The second half of the book is called "A Structural Analysis," in which the author attempts to analyze his experiences in the language of the social sciences. His ponderous discussion of suggestibility is vitiated by his failure to consider either the Don's motivation or the possibility that his demonology was arbitrarily composed on an ad hoc basis. His attempt to establish criteria for testing the coherence and objectivity of the Don's system are surprisingly simpleminded: a sophomoric essay on the phenomenology of perception, about which the author clearly knows very little.

This book is unsatisfying because it falls uneasily between ethnography, spiritual autobiography, and travel literature. As ethnography it is both too ambitious and not ambitious enough….

As confessional literature it is tantalizingly incomplete. One feels that the author's "scientific" scruples led him to withhold several chapters of the story. One would like to know for example, what kind of religious desire made him turn to peyote, how he found the courage to trust the Don, if and when that trust was lost, how his experiences with peyote affected his daily life, and whether it left him a stronger or a weaker man. One admires his daring but one regrets his reticence.

Dudley Young, "The Magic of Peyote," in The New York Times Book Review (© 1968 by The New York Times Company; reprinted by permission), September 29, 1968, p. 30.

Edward H. Spicer

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[The Teachings of Don Juan] achieves three things: (1) it presents a description of personal experience with peyote, datura, and hallucinogenic mushrooms; (2) it describes the relationship between a student anthropologist and an elderly North Mexican Indian; and (3) it offers an analysis of a set of concepts and a pattern of thought concerning a realm of knowledge important in the Indian's world view. (pp. 30-1)

The description of the young anthropologist's hallucinogenic experiences, under the tutelage of the Indian, is remarkably vivid and compelling. Certainly what Castaneda has put on paper, recording the highlights of his several experiences with each of the three drugs, ranks with the best accounts by experimental psychologists, such as those by Havelock Ellis and Weir Mitchell with peyote and the Wassons with hallucinogenic mushrooms. They seem to me superior to the various literary accounts, such as those of Aldous Huxley. While the evocative descriptions are at least on a par with Huxley's, Castaneda's accounts seem based on more systematic use of notes and less after-the-experience reworking. Castaneda's literary skill led me to complete absorption in what seemed almost the direct experience itself. I think that this comes about in part through the skillful delineation of the immediate setting, namely, the personal relationship between the author and his teacher, which provided the motivation and the meaning of the activities.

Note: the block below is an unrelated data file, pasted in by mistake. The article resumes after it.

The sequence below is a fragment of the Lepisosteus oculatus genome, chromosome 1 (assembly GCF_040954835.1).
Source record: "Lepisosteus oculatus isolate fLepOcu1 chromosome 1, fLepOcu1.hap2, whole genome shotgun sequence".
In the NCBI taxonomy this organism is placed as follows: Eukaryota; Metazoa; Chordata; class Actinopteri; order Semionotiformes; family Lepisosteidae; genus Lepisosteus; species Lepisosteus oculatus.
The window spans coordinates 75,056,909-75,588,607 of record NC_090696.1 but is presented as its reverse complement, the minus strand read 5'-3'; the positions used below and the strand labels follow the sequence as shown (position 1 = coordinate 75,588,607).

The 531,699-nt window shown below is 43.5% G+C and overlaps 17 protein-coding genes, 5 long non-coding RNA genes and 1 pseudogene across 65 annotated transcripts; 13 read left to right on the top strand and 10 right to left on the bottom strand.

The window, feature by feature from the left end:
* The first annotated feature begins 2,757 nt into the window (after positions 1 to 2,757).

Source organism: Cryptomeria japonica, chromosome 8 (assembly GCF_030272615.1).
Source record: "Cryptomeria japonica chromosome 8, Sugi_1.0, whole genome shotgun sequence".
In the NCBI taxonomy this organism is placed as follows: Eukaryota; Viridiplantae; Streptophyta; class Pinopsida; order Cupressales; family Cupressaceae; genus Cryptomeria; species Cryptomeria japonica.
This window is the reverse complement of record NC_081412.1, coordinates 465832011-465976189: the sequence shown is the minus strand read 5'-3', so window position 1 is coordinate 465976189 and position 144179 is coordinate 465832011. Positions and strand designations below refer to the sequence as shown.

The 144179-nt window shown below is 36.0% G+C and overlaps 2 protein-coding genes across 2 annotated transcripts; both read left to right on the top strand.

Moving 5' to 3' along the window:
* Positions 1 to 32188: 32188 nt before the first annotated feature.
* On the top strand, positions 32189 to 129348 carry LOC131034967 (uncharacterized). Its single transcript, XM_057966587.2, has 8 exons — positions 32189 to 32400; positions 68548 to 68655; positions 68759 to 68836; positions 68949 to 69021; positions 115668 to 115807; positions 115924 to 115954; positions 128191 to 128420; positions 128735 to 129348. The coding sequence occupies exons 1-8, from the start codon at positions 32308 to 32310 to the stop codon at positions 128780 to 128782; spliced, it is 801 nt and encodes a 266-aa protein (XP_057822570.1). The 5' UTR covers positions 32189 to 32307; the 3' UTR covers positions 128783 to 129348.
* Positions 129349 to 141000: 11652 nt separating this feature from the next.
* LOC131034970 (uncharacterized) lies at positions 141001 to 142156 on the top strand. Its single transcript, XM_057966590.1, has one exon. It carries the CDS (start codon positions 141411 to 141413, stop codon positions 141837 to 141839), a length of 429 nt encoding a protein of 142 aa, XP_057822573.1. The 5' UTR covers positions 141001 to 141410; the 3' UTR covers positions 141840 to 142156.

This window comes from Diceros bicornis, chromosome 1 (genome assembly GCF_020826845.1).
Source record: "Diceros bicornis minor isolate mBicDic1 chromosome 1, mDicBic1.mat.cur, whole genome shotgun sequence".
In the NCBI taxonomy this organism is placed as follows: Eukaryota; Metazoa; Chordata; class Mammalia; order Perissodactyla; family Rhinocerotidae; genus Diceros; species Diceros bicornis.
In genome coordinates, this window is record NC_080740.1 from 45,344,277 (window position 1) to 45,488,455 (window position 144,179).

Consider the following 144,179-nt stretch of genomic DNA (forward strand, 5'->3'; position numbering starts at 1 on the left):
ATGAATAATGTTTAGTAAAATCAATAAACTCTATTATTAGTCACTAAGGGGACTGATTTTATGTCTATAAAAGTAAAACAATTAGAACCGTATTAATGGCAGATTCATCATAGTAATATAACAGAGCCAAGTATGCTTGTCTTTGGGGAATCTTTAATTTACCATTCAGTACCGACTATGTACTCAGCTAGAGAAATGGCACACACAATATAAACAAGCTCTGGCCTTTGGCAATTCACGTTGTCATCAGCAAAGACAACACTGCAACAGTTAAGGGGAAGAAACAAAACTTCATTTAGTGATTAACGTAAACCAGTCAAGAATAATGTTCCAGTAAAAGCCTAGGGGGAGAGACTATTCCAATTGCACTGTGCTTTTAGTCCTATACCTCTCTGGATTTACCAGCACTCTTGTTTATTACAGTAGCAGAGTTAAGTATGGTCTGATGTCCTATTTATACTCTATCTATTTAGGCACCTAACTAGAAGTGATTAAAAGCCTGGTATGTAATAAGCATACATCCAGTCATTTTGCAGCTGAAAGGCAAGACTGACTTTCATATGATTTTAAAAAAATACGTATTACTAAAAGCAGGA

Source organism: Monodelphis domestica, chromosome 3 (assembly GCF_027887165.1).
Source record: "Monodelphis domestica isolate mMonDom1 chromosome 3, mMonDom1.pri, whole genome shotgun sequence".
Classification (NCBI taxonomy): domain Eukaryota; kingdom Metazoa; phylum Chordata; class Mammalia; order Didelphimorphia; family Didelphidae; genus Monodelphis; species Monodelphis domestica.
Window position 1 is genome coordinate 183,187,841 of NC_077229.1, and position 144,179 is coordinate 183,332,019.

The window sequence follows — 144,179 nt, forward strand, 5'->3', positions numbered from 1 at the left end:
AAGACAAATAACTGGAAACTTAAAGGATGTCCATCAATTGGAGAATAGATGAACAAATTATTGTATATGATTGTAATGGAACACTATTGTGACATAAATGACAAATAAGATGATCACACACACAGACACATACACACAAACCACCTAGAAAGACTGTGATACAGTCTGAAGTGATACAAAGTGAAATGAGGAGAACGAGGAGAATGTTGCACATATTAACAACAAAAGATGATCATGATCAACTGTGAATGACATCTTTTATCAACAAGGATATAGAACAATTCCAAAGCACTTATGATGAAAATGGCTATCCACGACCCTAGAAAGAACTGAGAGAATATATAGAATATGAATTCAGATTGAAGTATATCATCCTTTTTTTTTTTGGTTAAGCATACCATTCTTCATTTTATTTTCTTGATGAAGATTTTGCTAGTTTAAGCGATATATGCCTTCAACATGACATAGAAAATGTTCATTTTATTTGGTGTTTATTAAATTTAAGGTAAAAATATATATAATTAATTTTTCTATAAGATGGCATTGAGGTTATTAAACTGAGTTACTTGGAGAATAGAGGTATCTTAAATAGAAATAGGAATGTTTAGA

It is in the presentation of this relationship that Castaneda is at his very best. With the skill of an accomplished novelist, utilizing suspense in character unfoldment and compelling suggestion rather than full exposition of place and situation, the intense relationship developed between the young and groping anthropologist and the richly experienced old teacher engrosses the reader. To me this is the chief value of the book and represents a remarkable achievement. It seems to me, further, that anthropologists concerned with preparing students for significant field relationships will find Castaneda's presentation of his experience immensely useful. The many facets of participant observation are available here for illuminating analysis and discussion of what this kind of fieldwork involves. (pp. 31-2)

It seems wholly gratuitous to emphasize, as the subtitle does, any connection between the subject matter of the book and the cultural traditions of the Yaquis. One suspects that the publisher went beyond Castaneda's intention, for the text itself provides no data for such a connection…. I am forced to the conclusion that Don Juan is one of those many persons to be encountered in Mexico and Arizona who, although Yaqui in family origin perhaps, have never participated in Yaqui group life or at best have done so only sporadically. (pp. 32-3)

Insofar as the reader is informed by this book, the teachings of Don Juan exist in a cultural limbo. Within the bounds of this serious limitation, it is nevertheless an excellent piece of work. One hopes that Castaneda will cultivate his exceptional gift for writing expressive prose and continue to employ it in his further contributions to anthropology. (p. 33)

Edward H. Spicer, in American Anthropologist (copyright 1969 by the American Anthropological Association; reproduced by permission of the American Anthropological Association), Vol. 71, No. 2, 1969 (and reprinted in Seeing Castaneda: Reactions to the "Don Juan" Writings of Carlos Castaneda, edited by Daniel C. Noel, G. P. Putnam's Sons, 1976, pp. 30-3).

Edmund Leach